In forty years or so, when three-quarters of the world economy is directly tied to computers and programming (and high technologies such as biotech and nanotech, which depend heavily on them), it will be hard for people looking back to understand why, as late as the 2020s, only a small, demographically skewed minority of students was learning to code.
Why is coding not a required course in the US?
This is often blamed on a lack of qualified CS teachers, but at Blackbird we take a different approach. With our software, any teacher can teach students to solve problems in science or math using coding. Teachers don't need extensive training: a short training before they get started is enough.
Using this approach, students do not need to sign up for an elective class in coding. Until now, coding education has been heavily skewed demographically because students don’t learn it unless they ask for the opportunity. Less confident students are likely to feel like it’s out of reach. Many never have the chance to become interested.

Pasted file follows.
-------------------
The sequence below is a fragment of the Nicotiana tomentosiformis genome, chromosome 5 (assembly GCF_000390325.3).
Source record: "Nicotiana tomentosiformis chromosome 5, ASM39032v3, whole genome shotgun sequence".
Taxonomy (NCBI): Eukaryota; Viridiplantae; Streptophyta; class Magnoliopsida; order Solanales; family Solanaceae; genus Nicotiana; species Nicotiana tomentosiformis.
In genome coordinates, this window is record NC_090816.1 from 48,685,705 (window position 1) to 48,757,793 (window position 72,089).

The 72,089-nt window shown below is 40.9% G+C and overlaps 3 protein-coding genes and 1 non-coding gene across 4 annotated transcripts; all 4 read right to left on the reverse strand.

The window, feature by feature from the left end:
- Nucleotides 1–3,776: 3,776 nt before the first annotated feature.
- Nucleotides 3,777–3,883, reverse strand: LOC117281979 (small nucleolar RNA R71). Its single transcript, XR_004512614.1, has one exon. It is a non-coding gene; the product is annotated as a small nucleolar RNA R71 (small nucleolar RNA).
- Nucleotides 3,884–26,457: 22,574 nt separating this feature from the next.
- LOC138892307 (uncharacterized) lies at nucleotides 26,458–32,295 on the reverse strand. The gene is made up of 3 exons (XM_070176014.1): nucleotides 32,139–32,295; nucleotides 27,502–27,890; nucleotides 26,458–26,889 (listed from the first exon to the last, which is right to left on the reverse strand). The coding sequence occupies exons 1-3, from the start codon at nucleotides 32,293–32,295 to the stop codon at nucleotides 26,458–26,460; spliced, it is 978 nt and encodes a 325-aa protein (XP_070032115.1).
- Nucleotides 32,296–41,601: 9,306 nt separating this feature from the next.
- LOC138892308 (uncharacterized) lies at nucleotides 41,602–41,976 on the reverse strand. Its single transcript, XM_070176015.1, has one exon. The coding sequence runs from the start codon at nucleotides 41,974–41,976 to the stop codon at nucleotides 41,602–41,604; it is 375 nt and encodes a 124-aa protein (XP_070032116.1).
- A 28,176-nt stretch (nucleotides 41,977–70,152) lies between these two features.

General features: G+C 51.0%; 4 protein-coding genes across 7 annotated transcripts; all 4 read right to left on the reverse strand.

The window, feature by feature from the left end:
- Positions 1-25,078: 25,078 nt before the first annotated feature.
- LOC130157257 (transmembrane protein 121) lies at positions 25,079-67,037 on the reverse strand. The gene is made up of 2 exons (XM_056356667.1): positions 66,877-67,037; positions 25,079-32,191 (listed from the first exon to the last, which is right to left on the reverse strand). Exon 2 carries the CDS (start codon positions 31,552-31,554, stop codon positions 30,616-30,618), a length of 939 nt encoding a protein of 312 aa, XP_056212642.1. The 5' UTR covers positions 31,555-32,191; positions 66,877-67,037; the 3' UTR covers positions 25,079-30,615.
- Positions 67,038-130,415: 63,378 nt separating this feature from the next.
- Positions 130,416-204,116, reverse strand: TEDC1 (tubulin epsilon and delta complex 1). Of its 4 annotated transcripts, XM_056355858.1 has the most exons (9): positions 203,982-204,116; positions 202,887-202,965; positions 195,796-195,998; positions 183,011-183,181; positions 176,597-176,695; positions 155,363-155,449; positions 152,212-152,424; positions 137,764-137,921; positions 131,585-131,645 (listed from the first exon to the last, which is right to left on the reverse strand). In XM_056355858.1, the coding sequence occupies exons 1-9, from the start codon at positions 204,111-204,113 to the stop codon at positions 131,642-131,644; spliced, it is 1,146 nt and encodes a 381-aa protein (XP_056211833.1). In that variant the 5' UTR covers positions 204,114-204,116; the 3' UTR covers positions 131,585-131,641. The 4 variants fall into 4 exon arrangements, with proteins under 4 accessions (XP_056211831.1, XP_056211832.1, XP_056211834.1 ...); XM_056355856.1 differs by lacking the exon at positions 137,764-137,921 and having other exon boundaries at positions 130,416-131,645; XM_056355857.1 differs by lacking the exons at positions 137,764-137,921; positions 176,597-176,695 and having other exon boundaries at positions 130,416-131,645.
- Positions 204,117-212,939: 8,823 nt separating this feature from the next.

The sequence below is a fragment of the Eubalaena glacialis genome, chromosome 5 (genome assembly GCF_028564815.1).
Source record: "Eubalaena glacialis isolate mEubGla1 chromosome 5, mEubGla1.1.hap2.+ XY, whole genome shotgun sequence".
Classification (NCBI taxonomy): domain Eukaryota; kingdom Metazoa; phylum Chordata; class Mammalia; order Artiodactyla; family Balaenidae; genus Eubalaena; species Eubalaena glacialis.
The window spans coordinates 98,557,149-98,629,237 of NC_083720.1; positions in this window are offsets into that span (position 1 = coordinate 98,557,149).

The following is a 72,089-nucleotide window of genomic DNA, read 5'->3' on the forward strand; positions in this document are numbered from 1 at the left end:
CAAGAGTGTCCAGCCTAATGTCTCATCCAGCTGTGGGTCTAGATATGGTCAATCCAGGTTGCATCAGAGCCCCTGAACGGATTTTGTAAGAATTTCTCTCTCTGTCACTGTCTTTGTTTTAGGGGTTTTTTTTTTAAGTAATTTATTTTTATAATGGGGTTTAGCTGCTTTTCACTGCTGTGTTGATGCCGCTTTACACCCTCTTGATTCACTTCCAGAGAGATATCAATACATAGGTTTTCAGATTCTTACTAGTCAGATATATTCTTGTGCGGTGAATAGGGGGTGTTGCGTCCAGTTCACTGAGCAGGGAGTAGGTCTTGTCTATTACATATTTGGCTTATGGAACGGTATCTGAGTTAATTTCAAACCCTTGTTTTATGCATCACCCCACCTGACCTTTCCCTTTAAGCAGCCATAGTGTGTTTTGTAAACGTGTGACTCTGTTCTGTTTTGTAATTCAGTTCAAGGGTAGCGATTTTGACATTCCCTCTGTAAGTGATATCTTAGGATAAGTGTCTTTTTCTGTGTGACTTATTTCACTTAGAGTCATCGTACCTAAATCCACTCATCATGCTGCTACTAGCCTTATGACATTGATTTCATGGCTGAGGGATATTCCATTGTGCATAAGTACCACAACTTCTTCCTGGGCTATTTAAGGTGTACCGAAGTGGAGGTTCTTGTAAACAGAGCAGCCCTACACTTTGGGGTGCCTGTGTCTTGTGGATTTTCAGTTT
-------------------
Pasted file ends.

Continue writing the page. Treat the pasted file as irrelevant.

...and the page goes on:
With Coding as a Conduit, coding becomes normalized as an ordinary part of school. In each unit, students are guided to use basic coding techniques for problem solving. Any STEM class is likely to have a coding unit in the fall term, and another in the spring, so over time the techniques become familiar, and students don’t question whether they can code. Of course they can: They’ve been doing it since middle school.
In later grades, they can also learn the basics of data manipulation using SQL and statistics.
In this way, coding and data skills become another basic literacy, integrated into the fabric of daily life and effectively preparing students for life in the information age.
This doesn't mean that coding electives are less important. With coding better integrated into school as a whole, those electives are likely to become both more relevant and more equitable. Once students understand that coding is accessible to them, many more students of various backgrounds will take an interest.
Would your district like to collaborate in developing Coding as a Conduit? We’re looking for teachers to help test and provide feedback. Contact firstname.lastname@example.org for more information.